While home gutters have become a standard across the nation, not all homes have them. Why? There are actually some downsides to having a gutter attached to your home’s roof. However, most of these downsides are far outweighed by the benefits of having a proper home drainage system. Increasingly, homeowners are choosing to outfit their homes with gutters.
When to go for the gutter
The reason that the gutter has become standard is that it’s the best system possible we’ve come up with to take care of drainage around the home. The narrow, tunnel-like tubes that attach to the edge of a home’s roof direct water away from the foundation and prevent groundwater from leaking into the home.
These are just some of their benefits:
- Most gutter systems are inexpensive, especially when considering life without them.
- If a section of the system becomes damaged, it’s easy to replace just that area.
- They are commonly made from aluminum and vinyl. The vinyl gutter is particularly cost effective. Vinyl is strong but lightweight and can last for at least a decade without rusting. The aluminum type doesn’t rust either, and lasts longer – about 25 years- but is prone to denting.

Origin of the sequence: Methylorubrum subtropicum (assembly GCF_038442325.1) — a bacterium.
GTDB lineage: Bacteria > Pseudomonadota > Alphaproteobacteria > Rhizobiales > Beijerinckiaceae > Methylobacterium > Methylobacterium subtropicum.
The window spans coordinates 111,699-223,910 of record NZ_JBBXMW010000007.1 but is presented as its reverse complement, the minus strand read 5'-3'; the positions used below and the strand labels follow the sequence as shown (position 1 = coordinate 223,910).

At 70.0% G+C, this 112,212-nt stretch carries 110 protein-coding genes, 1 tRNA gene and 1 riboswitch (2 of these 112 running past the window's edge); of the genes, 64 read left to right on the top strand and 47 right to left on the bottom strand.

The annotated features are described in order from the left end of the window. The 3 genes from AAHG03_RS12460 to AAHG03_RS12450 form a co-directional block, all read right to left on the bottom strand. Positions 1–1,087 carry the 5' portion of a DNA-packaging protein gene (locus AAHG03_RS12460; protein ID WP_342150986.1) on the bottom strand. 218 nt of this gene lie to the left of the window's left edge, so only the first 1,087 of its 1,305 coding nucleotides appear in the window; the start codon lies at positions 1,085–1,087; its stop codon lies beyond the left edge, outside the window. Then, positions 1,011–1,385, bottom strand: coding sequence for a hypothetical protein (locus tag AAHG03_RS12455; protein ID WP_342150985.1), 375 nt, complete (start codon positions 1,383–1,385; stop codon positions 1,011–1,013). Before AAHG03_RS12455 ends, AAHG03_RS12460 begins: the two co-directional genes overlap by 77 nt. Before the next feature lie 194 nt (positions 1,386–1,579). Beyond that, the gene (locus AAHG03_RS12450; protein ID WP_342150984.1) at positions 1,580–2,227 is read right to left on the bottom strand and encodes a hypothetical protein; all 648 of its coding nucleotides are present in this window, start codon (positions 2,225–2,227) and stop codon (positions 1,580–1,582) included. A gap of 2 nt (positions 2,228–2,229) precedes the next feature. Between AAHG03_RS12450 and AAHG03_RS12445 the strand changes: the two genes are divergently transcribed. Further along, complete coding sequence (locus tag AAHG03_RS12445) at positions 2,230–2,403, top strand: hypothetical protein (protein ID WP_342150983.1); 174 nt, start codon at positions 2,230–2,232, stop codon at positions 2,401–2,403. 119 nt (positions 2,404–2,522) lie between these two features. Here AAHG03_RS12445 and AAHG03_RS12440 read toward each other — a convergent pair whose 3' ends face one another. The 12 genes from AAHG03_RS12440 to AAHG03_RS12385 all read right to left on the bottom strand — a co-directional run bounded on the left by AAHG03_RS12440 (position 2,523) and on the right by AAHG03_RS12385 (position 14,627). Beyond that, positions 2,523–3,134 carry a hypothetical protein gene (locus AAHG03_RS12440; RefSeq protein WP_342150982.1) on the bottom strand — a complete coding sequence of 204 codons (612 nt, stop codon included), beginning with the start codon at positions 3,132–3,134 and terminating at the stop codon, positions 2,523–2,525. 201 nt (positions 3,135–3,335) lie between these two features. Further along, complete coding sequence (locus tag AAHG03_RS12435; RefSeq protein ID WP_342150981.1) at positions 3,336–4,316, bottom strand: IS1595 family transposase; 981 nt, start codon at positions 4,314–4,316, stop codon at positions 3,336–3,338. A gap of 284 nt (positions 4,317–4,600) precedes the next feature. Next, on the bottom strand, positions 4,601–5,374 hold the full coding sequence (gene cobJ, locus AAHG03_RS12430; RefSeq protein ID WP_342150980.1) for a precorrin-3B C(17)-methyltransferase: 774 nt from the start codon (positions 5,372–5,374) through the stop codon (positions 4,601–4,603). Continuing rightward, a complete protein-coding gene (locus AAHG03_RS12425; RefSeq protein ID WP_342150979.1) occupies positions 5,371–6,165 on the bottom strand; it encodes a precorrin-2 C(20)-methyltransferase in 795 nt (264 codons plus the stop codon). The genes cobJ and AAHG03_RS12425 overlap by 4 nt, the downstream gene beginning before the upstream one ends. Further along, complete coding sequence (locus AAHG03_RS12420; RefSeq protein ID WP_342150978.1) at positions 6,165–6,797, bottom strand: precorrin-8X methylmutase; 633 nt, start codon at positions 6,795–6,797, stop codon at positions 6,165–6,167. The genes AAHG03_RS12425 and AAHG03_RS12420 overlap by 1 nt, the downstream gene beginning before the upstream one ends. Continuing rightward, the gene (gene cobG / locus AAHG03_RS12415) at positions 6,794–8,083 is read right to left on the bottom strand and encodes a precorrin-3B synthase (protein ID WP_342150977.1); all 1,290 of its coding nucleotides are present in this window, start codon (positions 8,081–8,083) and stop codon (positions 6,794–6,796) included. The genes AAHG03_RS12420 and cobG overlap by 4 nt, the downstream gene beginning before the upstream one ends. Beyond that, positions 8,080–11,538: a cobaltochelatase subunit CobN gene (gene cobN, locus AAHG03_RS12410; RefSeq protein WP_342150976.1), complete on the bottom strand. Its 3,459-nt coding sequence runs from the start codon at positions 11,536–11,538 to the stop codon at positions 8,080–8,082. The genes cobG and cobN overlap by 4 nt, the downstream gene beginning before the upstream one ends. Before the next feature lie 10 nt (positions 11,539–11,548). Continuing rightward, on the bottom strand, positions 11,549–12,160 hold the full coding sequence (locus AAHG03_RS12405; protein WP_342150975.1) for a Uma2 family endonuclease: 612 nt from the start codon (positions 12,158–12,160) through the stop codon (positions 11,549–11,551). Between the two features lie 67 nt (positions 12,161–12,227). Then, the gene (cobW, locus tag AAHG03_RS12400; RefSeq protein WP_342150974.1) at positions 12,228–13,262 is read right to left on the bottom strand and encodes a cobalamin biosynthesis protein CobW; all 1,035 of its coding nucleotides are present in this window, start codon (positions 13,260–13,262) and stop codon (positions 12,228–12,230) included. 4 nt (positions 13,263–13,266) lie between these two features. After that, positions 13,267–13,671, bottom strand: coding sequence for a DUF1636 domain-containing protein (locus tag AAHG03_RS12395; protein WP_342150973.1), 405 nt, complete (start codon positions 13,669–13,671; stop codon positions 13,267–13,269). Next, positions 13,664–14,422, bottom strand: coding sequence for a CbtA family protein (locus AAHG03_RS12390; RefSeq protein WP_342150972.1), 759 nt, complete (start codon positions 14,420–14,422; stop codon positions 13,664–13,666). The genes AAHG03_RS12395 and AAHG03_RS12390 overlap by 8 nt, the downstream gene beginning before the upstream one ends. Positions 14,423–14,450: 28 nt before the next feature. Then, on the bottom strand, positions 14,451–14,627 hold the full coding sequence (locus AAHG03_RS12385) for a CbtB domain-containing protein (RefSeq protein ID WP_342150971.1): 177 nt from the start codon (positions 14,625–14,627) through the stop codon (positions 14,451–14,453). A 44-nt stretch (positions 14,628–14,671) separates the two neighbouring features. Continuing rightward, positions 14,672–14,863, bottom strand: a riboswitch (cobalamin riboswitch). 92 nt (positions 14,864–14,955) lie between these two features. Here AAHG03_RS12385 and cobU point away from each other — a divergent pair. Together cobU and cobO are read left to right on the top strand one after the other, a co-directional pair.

However, maintenance for your gutters is essential, no matter the material from which they are constructed. Keeping the system free of debris and leaves helps it to work correctly.
One of the downsides of employing the gutter is that it easily accumulates debris inside of it. If the debris blocks the system, it prevents proper drainage and results in overflow – exactly where you don’t want it, beside your home. As a result, performing maintenance once or twice a year is a must.
When to forego the gutter
In some regions of the country, where precipitation is low, gutters may not be necessary. In addition, a home in a heavily wooded and protected area may not need them. Further, gutters may become so laden with debris that maintenance is impossible. In other cases, the gutter isn’t necessary if a home is situated on sloping ground, where drainage naturally occurs.
In areas where precipitation requires gutters but homeowners want to avoid using them, it’s important to have a larger roof overhang to avoid a water-logged home. It’s necessary to have around six inches of roof overhang, effective drainage around the outside of the home, and gravel installed around the perimeter.
Find out how to outfit your home with the right gutter system. Contact Findlay Roofing today!
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